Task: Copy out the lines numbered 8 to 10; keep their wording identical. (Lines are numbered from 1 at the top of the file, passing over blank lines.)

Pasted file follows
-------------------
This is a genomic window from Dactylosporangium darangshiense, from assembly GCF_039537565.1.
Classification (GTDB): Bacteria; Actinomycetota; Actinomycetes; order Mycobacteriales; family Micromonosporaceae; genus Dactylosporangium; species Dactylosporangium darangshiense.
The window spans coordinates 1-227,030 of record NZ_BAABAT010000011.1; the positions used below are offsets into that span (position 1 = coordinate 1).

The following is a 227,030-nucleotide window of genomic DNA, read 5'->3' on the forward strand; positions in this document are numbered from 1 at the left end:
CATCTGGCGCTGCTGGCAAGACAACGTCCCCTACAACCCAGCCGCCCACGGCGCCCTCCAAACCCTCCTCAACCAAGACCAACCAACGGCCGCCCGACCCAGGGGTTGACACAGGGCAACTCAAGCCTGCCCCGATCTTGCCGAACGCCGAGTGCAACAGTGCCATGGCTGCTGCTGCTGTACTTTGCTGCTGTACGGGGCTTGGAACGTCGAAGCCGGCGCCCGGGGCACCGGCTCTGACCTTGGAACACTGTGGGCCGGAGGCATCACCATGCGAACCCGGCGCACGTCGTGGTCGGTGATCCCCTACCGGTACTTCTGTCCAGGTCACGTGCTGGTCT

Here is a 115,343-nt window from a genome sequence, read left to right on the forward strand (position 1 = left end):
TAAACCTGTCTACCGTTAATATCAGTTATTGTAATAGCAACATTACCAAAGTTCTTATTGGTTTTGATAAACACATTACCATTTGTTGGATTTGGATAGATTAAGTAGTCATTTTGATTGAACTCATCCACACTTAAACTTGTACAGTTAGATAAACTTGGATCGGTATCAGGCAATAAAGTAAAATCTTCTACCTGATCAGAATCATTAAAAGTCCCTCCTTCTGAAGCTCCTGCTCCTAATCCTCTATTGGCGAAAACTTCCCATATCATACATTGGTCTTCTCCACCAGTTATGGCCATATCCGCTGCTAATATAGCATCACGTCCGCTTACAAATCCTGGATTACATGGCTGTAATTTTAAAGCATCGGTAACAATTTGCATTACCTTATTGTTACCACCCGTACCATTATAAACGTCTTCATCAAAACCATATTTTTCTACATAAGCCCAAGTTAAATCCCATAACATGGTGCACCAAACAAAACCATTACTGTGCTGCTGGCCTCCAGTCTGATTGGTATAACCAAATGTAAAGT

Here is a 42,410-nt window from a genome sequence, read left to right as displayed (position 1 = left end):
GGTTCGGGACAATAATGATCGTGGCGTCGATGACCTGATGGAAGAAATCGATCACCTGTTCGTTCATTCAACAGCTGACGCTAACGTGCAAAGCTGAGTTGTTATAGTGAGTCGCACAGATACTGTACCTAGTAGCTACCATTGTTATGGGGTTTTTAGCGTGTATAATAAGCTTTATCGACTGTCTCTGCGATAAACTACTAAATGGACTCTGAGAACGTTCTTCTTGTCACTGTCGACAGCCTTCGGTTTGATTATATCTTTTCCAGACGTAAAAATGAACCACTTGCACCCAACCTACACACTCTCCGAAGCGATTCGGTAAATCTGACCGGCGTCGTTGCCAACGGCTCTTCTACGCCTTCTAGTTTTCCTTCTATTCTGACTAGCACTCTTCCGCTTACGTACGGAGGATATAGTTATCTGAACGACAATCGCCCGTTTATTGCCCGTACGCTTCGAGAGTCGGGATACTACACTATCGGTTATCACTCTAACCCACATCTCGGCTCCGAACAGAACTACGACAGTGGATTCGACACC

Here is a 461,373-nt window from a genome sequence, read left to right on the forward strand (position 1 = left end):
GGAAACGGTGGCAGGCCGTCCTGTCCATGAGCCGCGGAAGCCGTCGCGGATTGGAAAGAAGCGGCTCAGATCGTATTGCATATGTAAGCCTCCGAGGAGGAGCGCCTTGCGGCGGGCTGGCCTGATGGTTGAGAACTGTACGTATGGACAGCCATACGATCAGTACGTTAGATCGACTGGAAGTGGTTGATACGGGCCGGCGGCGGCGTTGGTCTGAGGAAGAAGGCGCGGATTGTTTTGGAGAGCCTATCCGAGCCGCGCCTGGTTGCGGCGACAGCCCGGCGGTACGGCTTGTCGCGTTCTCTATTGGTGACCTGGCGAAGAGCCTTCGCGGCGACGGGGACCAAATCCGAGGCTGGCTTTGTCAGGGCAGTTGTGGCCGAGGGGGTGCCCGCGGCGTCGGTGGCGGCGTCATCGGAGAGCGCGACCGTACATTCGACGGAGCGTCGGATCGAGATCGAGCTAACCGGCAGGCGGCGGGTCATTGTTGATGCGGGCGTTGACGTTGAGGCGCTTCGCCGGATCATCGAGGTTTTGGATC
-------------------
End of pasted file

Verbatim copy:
Here is a 42,410-nt window from a genome sequence, read left to right as displayed (position 1 = left end):
GGTTCGGGACAATAATGATCGTGGCGTCGATGACCTGATGGAAGAAATCGATCACCTGTTCGTTCATTCAACAGCTGACGCTAACGTGCAAAGCTGAGTTGTTATAGTGAGTCGCACAGATACTGTACCTAGTAGCTACCATTGTTATGGGGTTTTTAGCGTGTATAATAAGCTTTATCGACTGTCTCTGCGATAAACTACTAAATGGACTCTGAGAACGTTCTTCTTGTCACTGTCGACAGCCTTCGGTTTGATTATATCTTTTCCAGACGTAAAAATGAACCACTTGCACCCAACCTACACACTCTCCGAAGCGATTCGGTAAATCTGACCGGCGTCGTTGCCAACGGCTCTTCTACGCCTTCTAGTTTTCCTTCTATTCTGACTAGCACTCTTCCGCTTACGTACGGAGGATATAGTTATCTGAACGACAATCGCCCGTTTATTGCCCGTACGCTTCGAGAGTCGGGATACTACACTATCGGTTATCACTCTAACCCACATCTCGGCTCCGAACAGAACTACGACAGTGGATTCGACACC

Here is a 461,373-nt window from a genome sequence, read left to right on the forward strand (position 1 = left end):